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Further Proof ACC Does Not Need Privatizing

Injury stats further proof ACC doesn’t need privatizing

The release of figures showing the number of work-related injuries is declining is further evidence that there is no justification for cutting ACC cover and moving to privatise it, says Labour’s ACC spokesperson David Parker.

“The figures released by Statistics New Zealand show total work-related injury claims fell from 246,800 in 2005 to 235,000 claims in 2007 and provisional figures show them dropping again in 2008.

“The statistics also show the incidence rate of injury is also on the decline.

“The number of claims per 1,000 full-time equivalent employees (FTEs) for ‘elementary’ occupations such as labourers, which have the highest incidence rates, has dropped from 292 claims in 2005 to 273 in 2007. Provisional figures for 2008 show the rate has dropped to 239 in 2008.

“This is good news and it shows ACC, employers and unions have worked hard to bring down injury rates in the workplace.

“It also raises more questions about the Government’s scaremongering campaign on ACC, which is part of a deliberate strategy to fundamentally undermine public confidence in this world-leading scheme.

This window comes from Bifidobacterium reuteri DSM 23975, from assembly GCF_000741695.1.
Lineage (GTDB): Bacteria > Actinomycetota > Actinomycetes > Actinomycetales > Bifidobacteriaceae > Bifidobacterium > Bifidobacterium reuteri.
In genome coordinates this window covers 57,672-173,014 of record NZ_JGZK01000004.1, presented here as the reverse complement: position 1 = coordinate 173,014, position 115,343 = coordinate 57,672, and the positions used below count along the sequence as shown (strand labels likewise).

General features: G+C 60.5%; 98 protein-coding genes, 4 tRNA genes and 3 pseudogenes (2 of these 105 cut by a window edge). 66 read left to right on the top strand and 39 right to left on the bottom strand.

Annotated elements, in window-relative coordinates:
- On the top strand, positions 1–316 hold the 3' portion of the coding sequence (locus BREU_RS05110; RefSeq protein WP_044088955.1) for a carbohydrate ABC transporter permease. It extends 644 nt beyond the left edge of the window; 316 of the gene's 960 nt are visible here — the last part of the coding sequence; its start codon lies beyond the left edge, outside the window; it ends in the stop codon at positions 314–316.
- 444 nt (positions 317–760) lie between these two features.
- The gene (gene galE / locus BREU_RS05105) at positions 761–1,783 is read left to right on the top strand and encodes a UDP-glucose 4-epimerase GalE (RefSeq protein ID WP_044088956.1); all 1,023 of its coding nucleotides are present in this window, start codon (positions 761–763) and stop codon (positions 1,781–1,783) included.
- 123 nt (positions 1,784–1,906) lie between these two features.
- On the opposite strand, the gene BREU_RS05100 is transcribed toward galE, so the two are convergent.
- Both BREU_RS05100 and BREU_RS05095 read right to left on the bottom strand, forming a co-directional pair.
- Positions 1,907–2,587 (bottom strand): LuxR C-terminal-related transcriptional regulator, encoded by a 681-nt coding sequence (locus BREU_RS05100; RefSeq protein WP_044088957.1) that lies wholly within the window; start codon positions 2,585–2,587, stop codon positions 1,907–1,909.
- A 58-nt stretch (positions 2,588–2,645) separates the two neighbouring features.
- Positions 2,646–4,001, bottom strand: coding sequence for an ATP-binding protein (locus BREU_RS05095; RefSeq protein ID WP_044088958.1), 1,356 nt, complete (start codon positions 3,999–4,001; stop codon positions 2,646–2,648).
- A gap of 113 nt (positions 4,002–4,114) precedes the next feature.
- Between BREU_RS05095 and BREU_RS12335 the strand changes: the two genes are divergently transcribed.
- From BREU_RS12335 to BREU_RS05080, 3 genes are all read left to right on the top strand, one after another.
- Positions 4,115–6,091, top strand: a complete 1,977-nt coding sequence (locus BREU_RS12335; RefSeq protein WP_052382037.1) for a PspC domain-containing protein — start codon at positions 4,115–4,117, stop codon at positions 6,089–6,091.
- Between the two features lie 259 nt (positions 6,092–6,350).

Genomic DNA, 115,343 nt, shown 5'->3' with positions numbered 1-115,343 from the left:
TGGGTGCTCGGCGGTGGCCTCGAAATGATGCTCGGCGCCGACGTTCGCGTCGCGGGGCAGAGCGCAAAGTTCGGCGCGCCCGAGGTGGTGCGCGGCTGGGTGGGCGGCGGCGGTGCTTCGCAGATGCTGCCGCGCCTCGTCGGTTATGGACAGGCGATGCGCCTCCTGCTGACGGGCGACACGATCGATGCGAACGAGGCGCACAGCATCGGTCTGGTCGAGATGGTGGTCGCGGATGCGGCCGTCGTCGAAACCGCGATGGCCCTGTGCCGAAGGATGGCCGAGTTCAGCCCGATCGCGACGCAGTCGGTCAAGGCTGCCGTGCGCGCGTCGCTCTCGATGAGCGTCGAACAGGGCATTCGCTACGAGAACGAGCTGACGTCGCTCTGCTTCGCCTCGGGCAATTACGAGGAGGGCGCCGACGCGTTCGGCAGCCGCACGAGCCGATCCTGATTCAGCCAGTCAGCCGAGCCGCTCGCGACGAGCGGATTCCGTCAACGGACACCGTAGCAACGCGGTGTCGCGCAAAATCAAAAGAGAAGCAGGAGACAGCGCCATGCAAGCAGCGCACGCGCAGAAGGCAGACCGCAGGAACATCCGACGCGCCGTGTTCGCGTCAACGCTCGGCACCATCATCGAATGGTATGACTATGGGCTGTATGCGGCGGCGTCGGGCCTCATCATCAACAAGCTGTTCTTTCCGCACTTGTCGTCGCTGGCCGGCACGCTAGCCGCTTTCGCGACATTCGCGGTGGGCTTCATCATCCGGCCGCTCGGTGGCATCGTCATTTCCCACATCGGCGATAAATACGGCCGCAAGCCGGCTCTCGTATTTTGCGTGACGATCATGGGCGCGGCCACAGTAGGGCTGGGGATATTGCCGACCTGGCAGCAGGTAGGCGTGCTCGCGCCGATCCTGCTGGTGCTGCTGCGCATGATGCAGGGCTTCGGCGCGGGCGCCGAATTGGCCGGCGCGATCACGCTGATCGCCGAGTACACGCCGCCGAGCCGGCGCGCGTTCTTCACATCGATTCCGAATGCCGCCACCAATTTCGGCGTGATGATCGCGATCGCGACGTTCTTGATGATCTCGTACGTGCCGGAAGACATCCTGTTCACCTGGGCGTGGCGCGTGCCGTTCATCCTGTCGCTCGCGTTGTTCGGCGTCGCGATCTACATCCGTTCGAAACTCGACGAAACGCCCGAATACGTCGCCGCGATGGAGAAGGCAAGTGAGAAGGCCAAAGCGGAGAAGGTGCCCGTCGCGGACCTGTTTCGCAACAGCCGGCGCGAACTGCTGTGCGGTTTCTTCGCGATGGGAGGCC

“Given the spin we have seen recently, it would be no surprise if ACC Minister Nick Smith attempted to try and put a different light on the figures. But they speak for themselves,” David Parker says.

“These figures reinforce the fact that New Zealand’s ACC scheme costs less than Australian equivalents in part because injury prevention programmes are better funded and co-ordinated under the Government-run ACC system. ACC is not fundamentally broken. There is no case for privatisation.”


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